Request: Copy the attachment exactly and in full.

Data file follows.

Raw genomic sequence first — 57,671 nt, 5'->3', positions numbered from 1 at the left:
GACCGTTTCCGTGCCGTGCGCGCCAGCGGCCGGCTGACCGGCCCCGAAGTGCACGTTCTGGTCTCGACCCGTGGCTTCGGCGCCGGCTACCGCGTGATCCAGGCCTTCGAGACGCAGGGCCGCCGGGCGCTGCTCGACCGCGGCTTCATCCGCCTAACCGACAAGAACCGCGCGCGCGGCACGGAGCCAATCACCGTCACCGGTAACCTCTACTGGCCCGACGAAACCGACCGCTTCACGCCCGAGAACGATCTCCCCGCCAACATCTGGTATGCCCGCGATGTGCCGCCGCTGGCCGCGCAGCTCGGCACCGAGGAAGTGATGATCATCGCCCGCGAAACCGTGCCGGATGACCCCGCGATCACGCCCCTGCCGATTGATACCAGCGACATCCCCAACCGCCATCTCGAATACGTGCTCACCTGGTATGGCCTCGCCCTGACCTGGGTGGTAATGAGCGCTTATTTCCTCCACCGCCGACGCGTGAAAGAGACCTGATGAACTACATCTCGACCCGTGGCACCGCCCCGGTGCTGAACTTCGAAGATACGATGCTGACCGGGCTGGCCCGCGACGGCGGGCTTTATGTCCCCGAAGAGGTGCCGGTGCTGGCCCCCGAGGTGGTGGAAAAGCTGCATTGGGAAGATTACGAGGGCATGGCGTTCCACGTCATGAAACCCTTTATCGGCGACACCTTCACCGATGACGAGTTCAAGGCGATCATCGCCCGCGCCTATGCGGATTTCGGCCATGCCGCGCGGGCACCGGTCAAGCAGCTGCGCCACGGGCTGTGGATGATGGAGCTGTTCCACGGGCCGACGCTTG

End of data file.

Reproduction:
Raw genomic sequence first — 57,671 nt, 5'->3', positions numbered from 1 at the left:
GACCGTTTCCGTGCCGTGCGCGCCAGCGGCCGGCTGACCGGCCCCGAAGTGCACGTTCTGGTCTCGACCCGTGGCTTCGGCGCCGGCTACCGCGTGATCCAGGCCTTCGAGACGCAGGGCCGCCGGGCGCTGCTCGACCGCGGCTTCATCCGCCTAACCGACAAGAACCGCGCGCGCGGCACGGAGCCAATCACCGTCACCGGTAACCTCTACTGGCCCGACGAAACCGACCGCTTCACGCCCGAGAACGATCTCCCCGCCAACATCTGGTATGCCCGCGATGTGCCGCCGCTGGCCGCGCAGCTCGGCACCGAGGAAGTGATGATCATCGCCCGCGAAACCGTGCCGGATGACCCCGCGATCACGCCCCTGCCGATTGATACCAGCGACATCCCCAACCGCCATCTCGAATACGTGCTCACCTGGTATGGCCTCGCCCTGACCTGGGTGGTAATGAGCGCTTATTTCCTCCACCGCCGACGCGTGAAAGAGACCTGATGAACTACATCTCGACCCGTGGCACCGCCCCGGTGCTGAACTTCGAAGATACGATGCTGACCGGGCTGGCCCGCGACGGCGGGCTTTATGTCCCCGAAGAGGTGCCGGTGCTGGCCCCCGAGGTGGTGGAAAAGCTGCATTGGGAAGATTACGAGGGCATGGCGTTCCACGTCATGAAACCCTTTATCGGCGACACCTTCACCGATGACGAGTTCAAGGCGATCATCGCCCGCGCCTATGCGGATTTCGGCCATGCCGCGCGGGCACCGGTCAAGCAGCTGCGCCACGGGCTGTGGATGATGGAGCTGTTCCACGGGCCGACGCTTG